Tag Archives: levav – heart – Strong’s H3824

Deuteronomy 29:9–31:30: Hungry to get close to God?

We don’t have to go to Heaven ourselves to learn God’s Law; we don’t have to die to keep it. God’s Law is so close to us, we can taste it. That’s a key lesson in the dual Torah reading נִצָּבִים Nitzavim (“standing,” Deuteronomy 29:9–30:20) and וַיֵּלֶךְ Vayelech (“he went,” Deuteronomy 31:1–30). God’s words are to be “right at the tip of our tongue,” so when we it in our “mouths,” we can “swallow” it and incorporate it into our everyday lives.

As with other parts of life, we have to cross-check our thoughts and actions with Scripture. This is why the book of Deuteronomy has been given us. We know that Messiah Yeshua followed Torah to the letter, and we can look at His perfect example to follow it ourselves.

The book of Deuteronomy applies to us, regardless of where we come from, whether we are born Israelites or grafted into Israel (Romans 11). It is addressed to everyone from the lowest servant to the highest leader, all those who believe in God.

Continue reading Deuteronomy 29:9–31:30: Hungry to get close to God?

Deuteronomy 29: Agape-love the LORD with all your heart, soul, strength

We are to love God with all our heart/mind, soul and strength. That love is to be an agape, selfless love, not a selfish “feeling” kind of love.

Continue reading Deuteronomy 29: Agape-love the LORD with all your heart, soul, strength

Luke 8:19-56 part 2: Four soils of the sower and the Shema; four real-life examples

Other texts: Luke 8:40-46; Matthew 9:18-26; Mark 5:25-43; Mal. 4:1-4; Haggai 2:10-14; Is. 53:4-5

The story of the woman who had suffered with a hemorrhage for 12 years is woven beautifully into the story of the suffering, death and resurrection of the 12 year old girl.

The deepest core of the Torah is the commandment to Love God. Another core tenet of the Torah is the dichotomy of clean v. unclean. God elevates one over the other. For example, God chose the children of Israel above all the other nations, not because they were inherently good and holy but because God called them to be good and holy. God lifted them up and cleaned them and made them holy. They did not do that themselves. God’s purpose is to clean everyone and bring them up not to do away with the distinction between clean and unclean and bring everyone down into a common place.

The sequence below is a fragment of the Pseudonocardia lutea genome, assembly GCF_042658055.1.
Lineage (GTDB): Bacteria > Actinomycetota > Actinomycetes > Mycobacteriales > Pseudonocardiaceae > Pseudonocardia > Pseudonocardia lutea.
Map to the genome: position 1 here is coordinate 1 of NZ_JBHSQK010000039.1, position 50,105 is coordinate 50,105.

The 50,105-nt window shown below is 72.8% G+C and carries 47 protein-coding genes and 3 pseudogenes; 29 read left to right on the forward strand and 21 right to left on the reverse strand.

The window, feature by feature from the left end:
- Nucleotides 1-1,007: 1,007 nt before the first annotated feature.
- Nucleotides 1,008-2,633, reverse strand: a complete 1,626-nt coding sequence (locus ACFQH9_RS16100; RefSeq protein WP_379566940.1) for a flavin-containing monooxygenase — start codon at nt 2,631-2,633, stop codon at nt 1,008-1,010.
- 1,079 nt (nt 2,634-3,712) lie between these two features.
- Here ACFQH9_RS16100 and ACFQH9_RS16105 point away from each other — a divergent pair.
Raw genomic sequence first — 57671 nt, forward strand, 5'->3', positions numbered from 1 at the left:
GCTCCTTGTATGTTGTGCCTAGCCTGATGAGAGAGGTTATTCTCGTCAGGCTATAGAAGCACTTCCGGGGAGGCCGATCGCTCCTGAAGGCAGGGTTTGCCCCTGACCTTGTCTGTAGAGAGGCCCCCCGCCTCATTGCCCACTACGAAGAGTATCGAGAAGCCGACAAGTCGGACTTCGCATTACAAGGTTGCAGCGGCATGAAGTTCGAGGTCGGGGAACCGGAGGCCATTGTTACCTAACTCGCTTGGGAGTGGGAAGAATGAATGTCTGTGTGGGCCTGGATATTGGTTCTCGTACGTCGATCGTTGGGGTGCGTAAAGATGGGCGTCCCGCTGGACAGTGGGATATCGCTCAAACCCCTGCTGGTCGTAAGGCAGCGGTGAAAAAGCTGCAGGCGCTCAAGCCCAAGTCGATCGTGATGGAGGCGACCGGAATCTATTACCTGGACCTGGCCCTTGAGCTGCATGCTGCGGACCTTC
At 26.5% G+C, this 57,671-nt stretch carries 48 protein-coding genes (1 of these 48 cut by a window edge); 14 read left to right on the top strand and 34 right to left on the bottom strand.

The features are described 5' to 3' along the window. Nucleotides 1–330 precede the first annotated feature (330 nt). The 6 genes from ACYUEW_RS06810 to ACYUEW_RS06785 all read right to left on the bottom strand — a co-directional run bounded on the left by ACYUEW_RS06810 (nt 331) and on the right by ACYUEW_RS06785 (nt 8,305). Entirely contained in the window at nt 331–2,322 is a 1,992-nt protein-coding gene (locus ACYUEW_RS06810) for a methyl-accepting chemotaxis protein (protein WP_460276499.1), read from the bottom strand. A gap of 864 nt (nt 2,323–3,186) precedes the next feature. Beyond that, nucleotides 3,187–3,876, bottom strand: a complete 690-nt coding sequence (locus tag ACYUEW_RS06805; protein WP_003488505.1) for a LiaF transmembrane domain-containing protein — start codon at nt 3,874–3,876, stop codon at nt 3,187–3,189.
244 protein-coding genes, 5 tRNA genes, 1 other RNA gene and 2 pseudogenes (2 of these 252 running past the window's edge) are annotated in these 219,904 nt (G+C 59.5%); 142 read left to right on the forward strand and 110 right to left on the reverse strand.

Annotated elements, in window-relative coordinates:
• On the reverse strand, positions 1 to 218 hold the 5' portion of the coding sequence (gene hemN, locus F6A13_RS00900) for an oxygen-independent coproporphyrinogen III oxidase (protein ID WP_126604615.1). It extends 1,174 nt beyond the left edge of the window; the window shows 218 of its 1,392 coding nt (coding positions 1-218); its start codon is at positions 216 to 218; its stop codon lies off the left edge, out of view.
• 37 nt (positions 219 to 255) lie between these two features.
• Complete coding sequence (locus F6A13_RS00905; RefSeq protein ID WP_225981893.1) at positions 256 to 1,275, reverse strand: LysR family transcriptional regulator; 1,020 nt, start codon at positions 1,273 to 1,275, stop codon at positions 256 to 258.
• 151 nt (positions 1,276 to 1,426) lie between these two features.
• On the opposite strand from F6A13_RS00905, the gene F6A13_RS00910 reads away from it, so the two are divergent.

The woman in the state of hemorrhage was in a state of uncleanliness for 12 years. The girl who died, was also unclean. Even touching a dead body makes one unclean. Both stories have uncleanness touching Yeshua and Yeshua touching uncleanness.

Healing came to the woman from the kraspedon (Strong’s G2899, κράσπεδον) of Yeshua’s garment. The Hebrew for this same word is kanaf (Strong’s H3671), the corner of Yeshua’s garment, where Yeshua’s tzitzit would have attached to the garment. 

How can Yeshua be the “anointed one” if he was in contact with uncleanness? The uncleanness of touching a dead body was resolved with the ashes of a red heifer. The difference is that Yeshua is the true High Priest.

Many people of that time period considered it a great burden to deal with ceremonial uncleanliness. For example, in the story of the Good Samaritan, one of the reasons the Levite and the Priest did not help him is because they did not want to take the remote chance of having to touch a dead body. And in that concern about not becoming unclean, they refused to show mercy to someone who needed their help and mercy.

The woman with the hemorrhage understood that what she was doing—reaching out to touch the famous Rabbi—was wrong but she was very desperate and Yeshua voluntarily took her uncleanliness on.

Some may think that God was cruel to keep the woman hemorrhaging for 12 years but He taught her that we are to reach out in our uncleanness and that He will take that uncleanness away. Just as Yeshua took all our uncleanness outside the walls of Jerusalem and dealt with it once and for all.

We should clearly see ourselves in the Passover story. As a grafted-in part of Israel, we are being lifted up, not because of our great we are, but because Yeshua took on our iniquities so we can come out of the other side as clean before God.

PDF Luke 8 study notes

Speaker: Jeff. Reader: Bill Kastrinos. Summary: Tammy.

Luke 8:19-56 part 1: Four soils of the sower and the Shema; four real-life examples

When we studied Matthew, we talked about the comparison between the four types of soil and four types of disciples described in one rabbinical parable (m.Avot 5:15 in the Talmud):

  1. Sponge = retains good and bad teaching
  2. Funnel = retains nothing, all that goes in goes out
  3. Strainer = retains bad teaching but not the good
  4. Sieve = retains good teaching but not the bad

PDF Luke 8 notes

As more scholars come to the realization that Yeshua was also a Jewish rabbi, they are also finding connections between the four types of soil and the major elements of the daily prayer called the שמע Shem’a from Deut. 6:4–5, which Yeshua called “the first and great commandment” (Matt. 22:37–38 KJV):

שְׁמַע יִשְׂרָאֵל יְהוָה אֱלֹהֵינוּ יְהוָה אֶחָד׃ וְאָהַבְתָּ אֵת יְהוָה אֱלֹהֶיךָ בְּכָל־לְבָבְךָ וּבְכָל־נַפְשְׁךָ וּבְכָל־מְאֹדֶךָ׃

Shem’a, Yisrael, Adonai Eloheinu; Adonai ekhad. V’Ahavta et Adonai Elohekha b’khol-levav’kha, uvkhol-nafsh’kha, uvkhol-meodekha.

  • Path = לֵבָב levav (H3824), heart
  • Rocky soil = נֶפֶשׁ nefesh (H5315), soul
    • In Biblical Hebrew, nefesh is used for one’s “life, vitality and person,” i.e. well-being or safety. 
  • Thorns = מְאֹד me’od (H3966), force, might, abundance
    • Me’od was understood by the sages as material wealth.

Continue reading Luke 8:19-56 part 1: Four soils of the sower and the Shema; four real-life examples